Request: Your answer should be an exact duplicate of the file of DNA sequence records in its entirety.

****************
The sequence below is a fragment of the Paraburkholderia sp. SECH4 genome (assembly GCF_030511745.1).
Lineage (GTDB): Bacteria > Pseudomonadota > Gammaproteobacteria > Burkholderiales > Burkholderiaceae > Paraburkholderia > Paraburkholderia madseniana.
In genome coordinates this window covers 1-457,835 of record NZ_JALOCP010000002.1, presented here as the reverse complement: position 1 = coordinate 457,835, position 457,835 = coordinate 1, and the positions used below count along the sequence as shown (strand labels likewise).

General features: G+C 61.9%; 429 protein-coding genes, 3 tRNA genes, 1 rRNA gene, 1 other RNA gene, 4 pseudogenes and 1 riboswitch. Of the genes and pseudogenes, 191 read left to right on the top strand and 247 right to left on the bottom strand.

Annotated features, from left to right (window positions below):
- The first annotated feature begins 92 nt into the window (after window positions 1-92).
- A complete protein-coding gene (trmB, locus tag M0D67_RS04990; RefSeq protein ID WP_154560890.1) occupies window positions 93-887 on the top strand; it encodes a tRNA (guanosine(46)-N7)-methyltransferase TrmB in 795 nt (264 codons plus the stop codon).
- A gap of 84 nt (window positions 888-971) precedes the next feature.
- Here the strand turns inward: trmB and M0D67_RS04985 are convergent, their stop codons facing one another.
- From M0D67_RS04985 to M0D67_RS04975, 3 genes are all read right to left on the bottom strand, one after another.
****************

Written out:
The sequence below is a fragment of the Paraburkholderia sp. SECH4 genome (assembly GCF_030511745.1).
Lineage (GTDB): Bacteria > Pseudomonadota > Gammaproteobacteria > Burkholderiales > Burkholderiaceae > Paraburkholderia > Paraburkholderia madseniana.
In genome coordinates this window covers 1-457,835 of record NZ_JALOCP010000002.1, presented here as the reverse complement: position 1 = coordinate 457,835, position 457,835 = coordinate 1, and the positions used below count along the sequence as shown (strand labels likewise).

General features: G+C 61.9%; 429 protein-coding genes, 3 tRNA genes, 1 rRNA gene, 1 other RNA gene, 4 pseudogenes and 1 riboswitch. Of the genes and pseudogenes, 191 read left to right on the top strand and 247 right to left on the bottom strand.

Annotated features, from left to right (window positions below):
- The first annotated feature begins 92 nt into the window (after window positions 1-92).
- A complete protein-coding gene (trmB, locus tag M0D67_RS04990; RefSeq protein ID WP_154560890.1) occupies window positions 93-887 on the top strand; it encodes a tRNA (guanosine(46)-N7)-methyltransferase TrmB in 795 nt (264 codons plus the stop codon).
- A gap of 84 nt (window positions 888-971) precedes the next feature.
- Here the strand turns inward: trmB and M0D67_RS04985 are convergent, their stop codons facing one another.
- From M0D67_RS04985 to M0D67_RS04975, 3 genes are all read right to left on the bottom strand, one after another.